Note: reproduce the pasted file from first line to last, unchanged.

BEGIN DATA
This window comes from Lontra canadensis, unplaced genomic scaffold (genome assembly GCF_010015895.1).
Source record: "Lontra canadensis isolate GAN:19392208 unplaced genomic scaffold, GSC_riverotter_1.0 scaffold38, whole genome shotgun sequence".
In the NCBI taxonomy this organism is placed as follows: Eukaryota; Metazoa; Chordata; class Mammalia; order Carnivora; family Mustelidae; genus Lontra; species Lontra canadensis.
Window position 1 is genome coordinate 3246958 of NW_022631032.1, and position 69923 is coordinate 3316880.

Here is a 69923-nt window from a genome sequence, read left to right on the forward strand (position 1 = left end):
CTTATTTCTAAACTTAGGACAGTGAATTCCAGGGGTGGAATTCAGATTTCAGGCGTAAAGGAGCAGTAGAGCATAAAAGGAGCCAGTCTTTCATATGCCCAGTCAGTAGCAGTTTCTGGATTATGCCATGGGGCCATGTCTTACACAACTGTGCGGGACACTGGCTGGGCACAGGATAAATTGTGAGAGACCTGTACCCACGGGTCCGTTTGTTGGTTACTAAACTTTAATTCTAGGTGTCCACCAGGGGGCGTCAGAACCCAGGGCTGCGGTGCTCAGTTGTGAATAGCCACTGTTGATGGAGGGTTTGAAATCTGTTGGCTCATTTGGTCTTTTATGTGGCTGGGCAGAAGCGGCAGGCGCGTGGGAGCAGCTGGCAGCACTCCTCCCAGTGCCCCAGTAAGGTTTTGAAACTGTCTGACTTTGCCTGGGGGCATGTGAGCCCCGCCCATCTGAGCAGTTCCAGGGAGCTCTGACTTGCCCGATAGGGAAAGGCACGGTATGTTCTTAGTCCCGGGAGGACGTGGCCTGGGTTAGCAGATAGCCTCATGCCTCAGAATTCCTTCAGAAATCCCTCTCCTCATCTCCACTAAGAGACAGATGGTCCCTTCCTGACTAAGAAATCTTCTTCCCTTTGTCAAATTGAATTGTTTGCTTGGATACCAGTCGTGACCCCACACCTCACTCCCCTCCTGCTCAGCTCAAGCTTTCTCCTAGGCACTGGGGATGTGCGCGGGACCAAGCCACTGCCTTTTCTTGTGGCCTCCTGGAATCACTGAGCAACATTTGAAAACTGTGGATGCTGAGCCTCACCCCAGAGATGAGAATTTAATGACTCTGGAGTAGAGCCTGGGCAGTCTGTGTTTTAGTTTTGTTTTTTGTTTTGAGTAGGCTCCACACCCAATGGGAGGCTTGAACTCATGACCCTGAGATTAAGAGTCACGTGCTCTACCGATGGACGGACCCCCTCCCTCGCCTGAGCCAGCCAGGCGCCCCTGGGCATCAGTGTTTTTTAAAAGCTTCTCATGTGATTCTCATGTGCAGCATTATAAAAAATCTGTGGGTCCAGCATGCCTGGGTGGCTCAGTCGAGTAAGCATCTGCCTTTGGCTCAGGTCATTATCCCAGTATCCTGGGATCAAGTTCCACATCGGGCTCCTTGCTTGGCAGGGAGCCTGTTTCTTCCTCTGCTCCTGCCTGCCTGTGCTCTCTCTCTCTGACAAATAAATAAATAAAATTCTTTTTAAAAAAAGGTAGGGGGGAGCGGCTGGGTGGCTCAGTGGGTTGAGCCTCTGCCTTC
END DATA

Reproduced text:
This window comes from Lontra canadensis, unplaced genomic scaffold (genome assembly GCF_010015895.1).
Source record: "Lontra canadensis isolate GAN:19392208 unplaced genomic scaffold, GSC_riverotter_1.0 scaffold38, whole genome shotgun sequence".
In the NCBI taxonomy this organism is placed as follows: Eukaryota; Metazoa; Chordata; class Mammalia; order Carnivora; family Mustelidae; genus Lontra; species Lontra canadensis.
Window position 1 is genome coordinate 3246958 of NW_022631032.1, and position 69923 is coordinate 3316880.

Here is a 69923-nt window from a genome sequence, read left to right on the forward strand (position 1 = left end):
CTTATTTCTAAACTTAGGACAGTGAATTCCAGGGGTGGAATTCAGATTTCAGGCGTAAAGGAGCAGTAGAGCATAAAAGGAGCCAGTCTTTCATATGCCCAGTCAGTAGCAGTTTCTGGATTATGCCATGGGGCCATGTCTTACACAACTGTGCGGGACACTGGCTGGGCACAGGATAAATTGTGAGAGACCTGTACCCACGGGTCCGTTTGTTGGTTACTAAACTTTAATTCTAGGTGTCCACCAGGGGGCGTCAGAACCCAGGGCTGCGGTGCTCAGTTGTGAATAGCCACTGTTGATGGAGGGTTTGAAATCTGTTGGCTCATTTGGTCTTTTATGTGGCTGGGCAGAAGCGGCAGGCGCGTGGGAGCAGCTGGCAGCACTCCTCCCAGTGCCCCAGTAAGGTTTTGAAACTGTCTGACTTTGCCTGGGGGCATGTGAGCCCCGCCCATCTGAGCAGTTCCAGGGAGCTCTGACTTGCCCGATAGGGAAAGGCACGGTATGTTCTTAGTCCCGGGAGGACGTGGCCTGGGTTAGCAGATAGCCTCATGCCTCAGAATTCCTTCAGAAATCCCTCTCCTCATCTCCACTAAGAGACAGATGGTCCCTTCCTGACTAAGAAATCTTCTTCCCTTTGTCAAATTGAATTGTTTGCTTGGATACCAGTCGTGACCCCACACCTCACTCCCCTCCTGCTCAGCTCAAGCTTTCTCCTAGGCACTGGGGATGTGCGCGGGACCAAGCCACTGCCTTTTCTTGTGGCCTCCTGGAATCACTGAGCAACATTTGAAAACTGTGGATGCTGAGCCTCACCCCAGAGATGAGAATTTAATGACTCTGGAGTAGAGCCTGGGCAGTCTGTGTTTTAGTTTTGTTTTTTGTTTTGAGTAGGCTCCACACCCAATGGGAGGCTTGAACTCATGACCCTGAGATTAAGAGTCACGTGCTCTACCGATGGACGGACCCCCTCCCTCGCCTGAGCCAGCCAGGCGCCCCTGGGCATCAGTGTTTTTTAAAAGCTTCTCATGTGATTCTCATGTGCAGCATTATAAAAAATCTGTGGGTCCAGCATGCCTGGGTGGCTCAGTCGAGTAAGCATCTGCCTTTGGCTCAGGTCATTATCCCAGTATCCTGGGATCAAGTTCCACATCGGGCTCCTTGCTTGGCAGGGAGCCTGTTTCTTCCTCTGCTCCTGCCTGCCTGTGCTCTCTCTCTCTGACAAATAAATAAATAAAATTCTTTTTAAAAAAAGGTAGGGGGGAGCGGCTGGGTGGCTCAGTGGGTTGAGCCTCTGCCTTC